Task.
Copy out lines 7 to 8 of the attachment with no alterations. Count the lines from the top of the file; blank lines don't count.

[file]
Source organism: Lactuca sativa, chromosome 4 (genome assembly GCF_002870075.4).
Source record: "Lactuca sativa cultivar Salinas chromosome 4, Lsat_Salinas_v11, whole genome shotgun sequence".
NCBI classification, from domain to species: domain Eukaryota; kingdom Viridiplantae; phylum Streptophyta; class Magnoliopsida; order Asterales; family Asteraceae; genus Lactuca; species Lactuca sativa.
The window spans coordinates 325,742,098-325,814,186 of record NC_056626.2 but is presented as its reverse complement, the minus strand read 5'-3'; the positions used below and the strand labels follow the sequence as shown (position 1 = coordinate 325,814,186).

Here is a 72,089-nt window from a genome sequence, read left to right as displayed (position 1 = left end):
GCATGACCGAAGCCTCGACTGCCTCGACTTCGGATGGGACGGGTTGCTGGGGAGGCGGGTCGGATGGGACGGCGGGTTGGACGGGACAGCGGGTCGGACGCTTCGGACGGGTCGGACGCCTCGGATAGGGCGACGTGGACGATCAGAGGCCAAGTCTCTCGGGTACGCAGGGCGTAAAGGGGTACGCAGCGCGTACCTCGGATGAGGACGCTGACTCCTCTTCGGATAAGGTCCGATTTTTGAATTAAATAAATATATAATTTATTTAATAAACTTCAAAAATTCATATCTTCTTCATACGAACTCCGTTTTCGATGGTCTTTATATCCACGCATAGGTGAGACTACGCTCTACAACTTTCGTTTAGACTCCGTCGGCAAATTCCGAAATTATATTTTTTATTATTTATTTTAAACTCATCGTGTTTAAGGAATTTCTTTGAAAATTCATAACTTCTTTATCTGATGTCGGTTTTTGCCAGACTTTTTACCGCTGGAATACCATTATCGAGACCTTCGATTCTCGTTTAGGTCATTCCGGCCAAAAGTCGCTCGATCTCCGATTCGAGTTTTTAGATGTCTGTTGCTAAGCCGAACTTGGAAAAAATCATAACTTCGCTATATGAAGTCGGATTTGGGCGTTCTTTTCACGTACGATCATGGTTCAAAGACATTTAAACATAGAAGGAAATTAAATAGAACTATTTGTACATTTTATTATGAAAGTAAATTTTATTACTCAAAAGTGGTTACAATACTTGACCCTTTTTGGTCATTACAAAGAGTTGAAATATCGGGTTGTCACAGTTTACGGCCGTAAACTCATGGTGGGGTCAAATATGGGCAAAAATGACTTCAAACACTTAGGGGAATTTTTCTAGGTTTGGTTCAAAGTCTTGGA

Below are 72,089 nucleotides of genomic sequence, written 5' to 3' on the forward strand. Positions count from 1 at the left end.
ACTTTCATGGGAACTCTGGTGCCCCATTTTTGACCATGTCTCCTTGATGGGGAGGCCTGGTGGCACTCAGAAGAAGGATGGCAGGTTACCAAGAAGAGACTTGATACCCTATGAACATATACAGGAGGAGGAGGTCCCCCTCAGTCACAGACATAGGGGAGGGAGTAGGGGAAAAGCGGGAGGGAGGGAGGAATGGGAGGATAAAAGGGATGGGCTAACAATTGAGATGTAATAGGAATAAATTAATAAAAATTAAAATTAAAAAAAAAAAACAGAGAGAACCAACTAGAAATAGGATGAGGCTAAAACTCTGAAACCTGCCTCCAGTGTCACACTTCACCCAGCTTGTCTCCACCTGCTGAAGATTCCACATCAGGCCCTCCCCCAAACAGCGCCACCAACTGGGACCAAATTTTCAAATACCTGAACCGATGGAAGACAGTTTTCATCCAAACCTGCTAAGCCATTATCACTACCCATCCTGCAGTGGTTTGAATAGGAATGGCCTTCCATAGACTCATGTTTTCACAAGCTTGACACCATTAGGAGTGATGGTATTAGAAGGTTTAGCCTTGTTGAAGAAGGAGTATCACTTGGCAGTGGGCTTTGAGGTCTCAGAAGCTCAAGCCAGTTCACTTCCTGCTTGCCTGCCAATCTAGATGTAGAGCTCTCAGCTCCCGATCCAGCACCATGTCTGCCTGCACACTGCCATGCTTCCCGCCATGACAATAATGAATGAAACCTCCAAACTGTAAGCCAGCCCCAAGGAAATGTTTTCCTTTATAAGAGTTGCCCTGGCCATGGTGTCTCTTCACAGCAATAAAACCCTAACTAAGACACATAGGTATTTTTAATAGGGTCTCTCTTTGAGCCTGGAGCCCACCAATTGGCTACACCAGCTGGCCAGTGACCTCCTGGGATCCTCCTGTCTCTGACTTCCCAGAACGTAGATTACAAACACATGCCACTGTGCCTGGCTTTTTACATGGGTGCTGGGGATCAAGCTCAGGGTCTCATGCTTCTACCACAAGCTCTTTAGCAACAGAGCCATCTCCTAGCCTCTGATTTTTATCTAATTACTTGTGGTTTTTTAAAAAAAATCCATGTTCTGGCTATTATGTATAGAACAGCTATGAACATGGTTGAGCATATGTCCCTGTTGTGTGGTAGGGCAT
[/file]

Below are 72,089 nucleotides of genomic sequence, written 5' to 3' on the forward strand. Positions count from 1 at the left end.
ACTTTCATGGGAACTCTGGTGCCCCATTTTTGACCATGTCTCCTTGATGGGGAGGCCTGGTGGCACTCAGAAGAAGGATGGCAGGTTACCAAGAAGAGACTTGATACCCTATGAACATATACAGGAGGAGGAGGTCCCCCTCAGTCACAGACATAGGGGAGGGAGTAGGGGAAAAGCGGGAGGGAGGGAGGAATGGGAGGATAAAAGGGATGGGCTAACAATTGAGATGTAATAGGAATAAATTAATAAAAATTAAAATTAAAAAAAAAAAACAGAGAGAACCAACTAGAAATAGGATGAGGCTAAAACTCTGAAACCTGCCTCCAGTGTCACACTTCACCCAGCTTGTCTCCACCTGCTGAAGATTCCACATCAGGCCCTCCCCCAAACAGCGCCACCAACTGGGACCAAATTTTCAAATACCTGAACCGATGGAAGACAGTTTTCATCCAAACCTGCTAAGCCATTATCACTACCCATCCTGCAGTGGTTTGAATAGGAATGGCCTTCCATAGACTCATGTTTTCACAAGCTTGACACCATTAGGAGTGATGGTATTAGAAGGTTTAGCCTTGTTGAAGAAGGAGTATCACTTGGCAGTGGGCTTTGAGGTCTCAGAAGCTCAAGCCAGTTCACTTCCTGCTTGCCTGCCAATCTAGATGTAGAGCTCTCAGCTCCCGATCCAGCACCATGTCTGCCTGCACACTGCCATGCTTCCCGCCATGACAATAATGAATGAAACCTCCAAACTGTAAGCCAGCCCCAAGGAAATGTTTTCCTTTATAAGAGTTGCCCTGGCCATGGTGTCTCTTCACAGCAATAAAACCCTAACTAAGACACATAGGTATTTTTAATAGGGTCTCTCTTTGAGCCTGGAGCCCACCAATTGGCTACACCAGCTGGCCAGTGACCTCCTGGGATCCTCCTGTCTCTGACTTCCCAGAACGTAGATTACAAACACATGCCACTGTGCCTGGCTTTTTACATGGGTGCTGGGGATCAAGCTCAGGGTCTCATGCTTCTACCACAAGCTCTTTAGCAACAGAGCCATCTCCTAGCCTCTGATTTTTATCTAATTACTTGTGGTTTTTTAAAAAAAATCCATGTTCTGGCTATTATGTATAGAACAGCTATGAACATGGTTGAGCATATGTCCCTGTTGTGTGGTAGGGCAT